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Eric Shippam, et al v. Rapid Link Corp.


May 21, 2012


The opinion of the court was delivered by: Gregory G. Hollows United States Magistrate Judge


This diversity action arises from a dispute regarding a contract entered into between plaintiff Web-Breeze Networks, LLC ("Web-Breeze") and defendant Rapid Link Corp. ("Rapid Link"), in which the assets of Web-Breeze would be sold to Rapid Link in exchange for the fact that plaintiff Eric Shippam ("Shippam"), the sole owner and operator of Web-Breeze, would be employed for a period of three years by defendant Telenational Communications, Inc. ("Telenational") and that defendants would invest $300,000 in a project on which plaintiff was to work at Telenational.

Presently pending before the court is plaintiffs' motion for default judgment against Telenational, filed on April 16, 2012 and noticed for hearing on May 24, 2012. (Dkt. No. 20.) No opposition to the motion was filed. After reviewing the papers in support of the motion, the court concludes that oral argument would not be of material assistance in resolving the motion. Therefore, the May 24, 2012 hearing will be vacated and the motion will be decided on the papers submitted.

After considering the papers in support of the motion, the court's record in this matter, and the applicable law, the court now FINDS AS FOLLOWS:


On October 24, 2011, plaintiffs Shippam and Web-Breeze filed the instant action asserting claims of breach of contract, breach of the covenant of good faith and fair dealing, fraud/deceit, negligent misrepresentation, and nonpayment of wages against all defendants. (Complaint, Dkt. No. 1 ["Compl."].) In particular, plaintiffs allege that: (1) despite a written agreement to employ Shippam for at least 3 years (or upon termination without cause, pay Shippam severance equal to 70% of his salary for the time remaining under the contract), Telenational terminated Shippam without cause and "later manufactured several false justifications for the termination (Compl. ¶¶ 7-9); (2) Rapid Link never invested the $300,000 in the project Shippam was working on as required by the contract, "there was no intent to fund the project, and the promise was made solely to induce Web-Breeze and Shippam to sell all of the assets of Web-Breeze" (Compl. ¶ 10); and (3) defendants never paid Shippam for work preparing two successful applications for grant money from the California Public Utilities Commission. (Compl. ¶ 11.)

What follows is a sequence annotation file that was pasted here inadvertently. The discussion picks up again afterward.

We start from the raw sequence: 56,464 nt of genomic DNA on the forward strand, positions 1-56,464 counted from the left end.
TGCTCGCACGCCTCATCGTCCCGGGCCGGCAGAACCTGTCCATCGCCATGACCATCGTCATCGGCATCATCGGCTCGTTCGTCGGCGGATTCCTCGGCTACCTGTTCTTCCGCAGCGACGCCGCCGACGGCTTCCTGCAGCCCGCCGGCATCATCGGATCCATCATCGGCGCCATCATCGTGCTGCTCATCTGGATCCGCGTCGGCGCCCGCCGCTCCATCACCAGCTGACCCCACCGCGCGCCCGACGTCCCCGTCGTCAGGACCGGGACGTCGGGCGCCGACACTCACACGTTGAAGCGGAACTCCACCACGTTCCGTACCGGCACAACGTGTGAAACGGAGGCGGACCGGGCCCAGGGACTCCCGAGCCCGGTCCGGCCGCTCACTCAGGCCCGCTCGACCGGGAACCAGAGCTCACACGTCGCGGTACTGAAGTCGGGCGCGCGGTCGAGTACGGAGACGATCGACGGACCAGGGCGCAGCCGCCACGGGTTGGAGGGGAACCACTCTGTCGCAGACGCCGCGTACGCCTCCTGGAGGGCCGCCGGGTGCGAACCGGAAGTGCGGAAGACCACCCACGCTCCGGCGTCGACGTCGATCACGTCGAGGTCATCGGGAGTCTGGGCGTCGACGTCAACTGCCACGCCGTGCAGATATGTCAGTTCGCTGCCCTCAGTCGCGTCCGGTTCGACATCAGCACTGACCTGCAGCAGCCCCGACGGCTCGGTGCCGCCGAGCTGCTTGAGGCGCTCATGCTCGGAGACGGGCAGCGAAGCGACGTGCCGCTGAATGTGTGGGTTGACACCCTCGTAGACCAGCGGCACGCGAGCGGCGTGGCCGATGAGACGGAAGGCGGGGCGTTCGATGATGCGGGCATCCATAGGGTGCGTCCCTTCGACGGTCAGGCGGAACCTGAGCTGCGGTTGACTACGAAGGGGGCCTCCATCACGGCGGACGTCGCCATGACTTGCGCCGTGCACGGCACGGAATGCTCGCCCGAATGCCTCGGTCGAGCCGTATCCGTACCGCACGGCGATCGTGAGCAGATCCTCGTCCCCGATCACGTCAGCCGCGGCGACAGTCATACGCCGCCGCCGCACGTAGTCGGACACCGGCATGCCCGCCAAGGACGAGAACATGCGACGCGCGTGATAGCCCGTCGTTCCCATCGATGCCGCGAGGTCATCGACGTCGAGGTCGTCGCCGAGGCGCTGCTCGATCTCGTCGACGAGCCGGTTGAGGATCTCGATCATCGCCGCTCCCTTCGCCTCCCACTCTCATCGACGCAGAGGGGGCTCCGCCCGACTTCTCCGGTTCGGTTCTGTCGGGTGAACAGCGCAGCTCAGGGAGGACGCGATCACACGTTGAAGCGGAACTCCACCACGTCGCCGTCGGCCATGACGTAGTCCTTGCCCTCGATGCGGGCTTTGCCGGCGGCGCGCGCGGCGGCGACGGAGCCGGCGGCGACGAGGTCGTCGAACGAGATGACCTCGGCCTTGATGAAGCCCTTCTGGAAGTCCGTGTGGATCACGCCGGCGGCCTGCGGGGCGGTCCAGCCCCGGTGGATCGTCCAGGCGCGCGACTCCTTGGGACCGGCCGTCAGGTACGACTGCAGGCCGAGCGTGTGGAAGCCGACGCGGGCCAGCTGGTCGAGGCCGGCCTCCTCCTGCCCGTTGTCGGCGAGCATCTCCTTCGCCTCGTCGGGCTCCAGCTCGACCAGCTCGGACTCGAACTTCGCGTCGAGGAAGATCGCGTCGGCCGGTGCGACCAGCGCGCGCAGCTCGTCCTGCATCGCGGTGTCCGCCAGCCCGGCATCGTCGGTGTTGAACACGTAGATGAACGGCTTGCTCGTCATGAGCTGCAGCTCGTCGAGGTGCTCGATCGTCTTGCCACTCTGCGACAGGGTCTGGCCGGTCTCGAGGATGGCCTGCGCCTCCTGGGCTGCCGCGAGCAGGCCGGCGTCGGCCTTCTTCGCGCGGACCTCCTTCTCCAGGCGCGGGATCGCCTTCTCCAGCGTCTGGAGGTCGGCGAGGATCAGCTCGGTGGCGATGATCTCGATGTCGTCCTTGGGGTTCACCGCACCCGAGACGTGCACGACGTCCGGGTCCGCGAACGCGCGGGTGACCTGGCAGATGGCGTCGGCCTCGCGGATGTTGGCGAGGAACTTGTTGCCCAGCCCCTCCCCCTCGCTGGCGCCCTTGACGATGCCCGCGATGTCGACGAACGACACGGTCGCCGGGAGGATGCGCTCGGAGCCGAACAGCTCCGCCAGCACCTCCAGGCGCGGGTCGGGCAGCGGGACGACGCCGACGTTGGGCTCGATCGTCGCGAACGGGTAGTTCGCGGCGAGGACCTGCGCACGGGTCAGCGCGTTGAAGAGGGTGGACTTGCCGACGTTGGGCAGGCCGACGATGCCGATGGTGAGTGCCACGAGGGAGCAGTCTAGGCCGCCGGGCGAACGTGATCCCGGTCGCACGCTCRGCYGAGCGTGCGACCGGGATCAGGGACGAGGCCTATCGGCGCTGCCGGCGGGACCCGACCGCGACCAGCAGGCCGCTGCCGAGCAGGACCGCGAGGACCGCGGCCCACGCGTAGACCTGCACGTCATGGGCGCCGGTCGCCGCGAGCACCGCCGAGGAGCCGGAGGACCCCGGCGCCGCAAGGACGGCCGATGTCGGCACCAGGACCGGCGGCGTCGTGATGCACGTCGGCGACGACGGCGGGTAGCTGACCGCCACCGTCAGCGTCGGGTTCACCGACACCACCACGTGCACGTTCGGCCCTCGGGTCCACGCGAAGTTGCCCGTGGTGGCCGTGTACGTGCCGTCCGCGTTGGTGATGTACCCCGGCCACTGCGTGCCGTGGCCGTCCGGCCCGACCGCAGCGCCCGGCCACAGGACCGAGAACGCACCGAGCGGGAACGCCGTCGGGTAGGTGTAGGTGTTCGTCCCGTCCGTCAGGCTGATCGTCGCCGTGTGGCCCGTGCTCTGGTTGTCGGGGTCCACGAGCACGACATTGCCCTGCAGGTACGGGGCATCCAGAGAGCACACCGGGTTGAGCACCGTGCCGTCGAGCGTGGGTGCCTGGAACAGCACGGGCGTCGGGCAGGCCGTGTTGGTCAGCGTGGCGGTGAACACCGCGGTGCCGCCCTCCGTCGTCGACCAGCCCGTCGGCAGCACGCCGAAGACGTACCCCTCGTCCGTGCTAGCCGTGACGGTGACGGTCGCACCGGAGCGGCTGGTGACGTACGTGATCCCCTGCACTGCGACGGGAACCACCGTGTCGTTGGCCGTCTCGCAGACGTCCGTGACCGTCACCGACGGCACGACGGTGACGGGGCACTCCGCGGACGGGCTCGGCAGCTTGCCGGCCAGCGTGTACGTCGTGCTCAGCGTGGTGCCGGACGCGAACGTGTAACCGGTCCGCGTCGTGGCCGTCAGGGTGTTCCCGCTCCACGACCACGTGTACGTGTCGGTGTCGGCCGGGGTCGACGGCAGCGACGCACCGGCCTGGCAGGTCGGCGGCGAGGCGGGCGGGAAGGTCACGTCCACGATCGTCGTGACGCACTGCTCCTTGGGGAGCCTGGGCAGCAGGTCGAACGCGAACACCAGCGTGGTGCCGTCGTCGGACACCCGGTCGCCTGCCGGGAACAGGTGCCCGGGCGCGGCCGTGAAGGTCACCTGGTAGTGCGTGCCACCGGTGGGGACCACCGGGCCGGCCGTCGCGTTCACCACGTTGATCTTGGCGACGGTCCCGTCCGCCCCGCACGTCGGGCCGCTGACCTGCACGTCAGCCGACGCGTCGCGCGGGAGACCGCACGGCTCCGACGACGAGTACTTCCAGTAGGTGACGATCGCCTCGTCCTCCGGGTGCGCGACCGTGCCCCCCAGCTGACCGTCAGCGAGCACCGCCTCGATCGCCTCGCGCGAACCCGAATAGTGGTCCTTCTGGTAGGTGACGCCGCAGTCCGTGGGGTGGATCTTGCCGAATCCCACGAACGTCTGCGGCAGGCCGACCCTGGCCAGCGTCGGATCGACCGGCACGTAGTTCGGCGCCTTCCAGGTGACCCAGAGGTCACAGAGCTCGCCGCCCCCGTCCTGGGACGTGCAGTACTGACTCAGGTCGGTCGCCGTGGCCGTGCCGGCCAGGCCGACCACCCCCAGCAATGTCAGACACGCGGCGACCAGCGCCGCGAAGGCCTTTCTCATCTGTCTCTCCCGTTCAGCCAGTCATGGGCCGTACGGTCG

According to the proof of service on file, Telenational was served with process on October 31, 2011. (Dkt. No. 5.) When Telenational failed to respond to the complaint, plaintiffs requested entry of default as to Telenational on December 14, 2011. (Dkt. No. 7.)*fn1 The next day, on December 15, 2011, the clerk entered Telenational's default. (Dkt. No. 8.) The instant motion for default judgment against Telenational was thereafter filed on April 16, 2012. (Dkt. No. 20.)


In considering plaintiffs' motion, the court "must first assess the adequacy of service of process on the party against whom default is requested." Muhammad v. California, 2011 WL 873151, at *10 (N.D. Cal. Mar. 11, 2011). Here, the proof of service indicates that plaintiffs' process server served the process documents on Telenational's "agent for service of process," Diane Kalinowski (V.P. Incorp Services, Inc.), at 5716 Corsa Avenue, Suite 110, Westlake Village, CA 91362 on October 31, 2011 at 9:25 a.m. (Dkt. No. 5 at 2.) However, according to the California Secretary of State's business records, Telenational is based in Omaha, Nebraska (as alleged in the complaint), its status in California was "forfeited," and its agent for service of process resigned on October 3, 2011. See Given that Telenational ceased to have an agent for service of process in California as of October 3, 2011, plaintiffs could not have effectuated service of process on Telenational in California via any authorized agent on October 31, 2011. Moreover, there is no evidence before the court that Ms. Kalinowski even passed on the service papers to Telenational in Nebraska. Therefore, the court concludes that Telenational has not been properly served with process.